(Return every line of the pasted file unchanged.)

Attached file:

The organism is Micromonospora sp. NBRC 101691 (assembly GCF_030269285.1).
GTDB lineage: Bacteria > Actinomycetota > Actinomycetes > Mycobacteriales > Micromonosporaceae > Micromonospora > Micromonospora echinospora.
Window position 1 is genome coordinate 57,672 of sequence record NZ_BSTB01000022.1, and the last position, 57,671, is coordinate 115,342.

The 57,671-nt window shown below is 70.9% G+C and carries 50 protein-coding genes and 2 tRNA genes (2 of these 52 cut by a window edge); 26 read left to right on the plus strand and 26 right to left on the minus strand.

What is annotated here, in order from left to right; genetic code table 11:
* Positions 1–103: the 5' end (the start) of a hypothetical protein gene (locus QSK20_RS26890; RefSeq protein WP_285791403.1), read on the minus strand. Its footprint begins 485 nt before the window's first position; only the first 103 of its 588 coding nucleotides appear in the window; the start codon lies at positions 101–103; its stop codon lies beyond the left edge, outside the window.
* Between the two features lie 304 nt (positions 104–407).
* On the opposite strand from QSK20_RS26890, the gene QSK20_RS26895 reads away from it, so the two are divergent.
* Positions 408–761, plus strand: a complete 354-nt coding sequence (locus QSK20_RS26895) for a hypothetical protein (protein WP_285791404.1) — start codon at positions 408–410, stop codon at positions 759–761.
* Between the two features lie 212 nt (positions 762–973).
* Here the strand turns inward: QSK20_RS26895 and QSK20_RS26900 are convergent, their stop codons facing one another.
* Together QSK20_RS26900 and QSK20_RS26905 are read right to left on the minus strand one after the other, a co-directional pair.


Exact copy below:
The organism is Micromonospora sp. NBRC 101691 (assembly GCF_030269285.1).
GTDB lineage: Bacteria > Actinomycetota > Actinomycetes > Mycobacteriales > Micromonosporaceae > Micromonospora > Micromonospora echinospora.
Window position 1 is genome coordinate 57,672 of sequence record NZ_BSTB01000022.1, and the last position, 57,671, is coordinate 115,342.

The 57,671-nt window shown below is 70.9% G+C and carries 50 protein-coding genes and 2 tRNA genes (2 of these 52 cut by a window edge); 26 read left to right on the plus strand and 26 right to left on the minus strand.

What is annotated here, in order from left to right; genetic code table 11:
* Positions 1–103: the 5' end (the start) of a hypothetical protein gene (locus QSK20_RS26890; RefSeq protein WP_285791403.1), read on the minus strand. Its footprint begins 485 nt before the window's first position; only the first 103 of its 588 coding nucleotides appear in the window; the start codon lies at positions 101–103; its stop codon lies beyond the left edge, outside the window.
* Between the two features lie 304 nt (positions 104–407).
* On the opposite strand from QSK20_RS26890, the gene QSK20_RS26895 reads away from it, so the two are divergent.
* Positions 408–761, plus strand: a complete 354-nt coding sequence (locus QSK20_RS26895) for a hypothetical protein (protein WP_285791404.1) — start codon at positions 408–410, stop codon at positions 759–761.
* Between the two features lie 212 nt (positions 762–973).
* Here the strand turns inward: QSK20_RS26895 and QSK20_RS26900 are convergent, their stop codons facing one another.
* Together QSK20_RS26900 and QSK20_RS26905 are read right to left on the minus strand one after the other, a co-directional pair.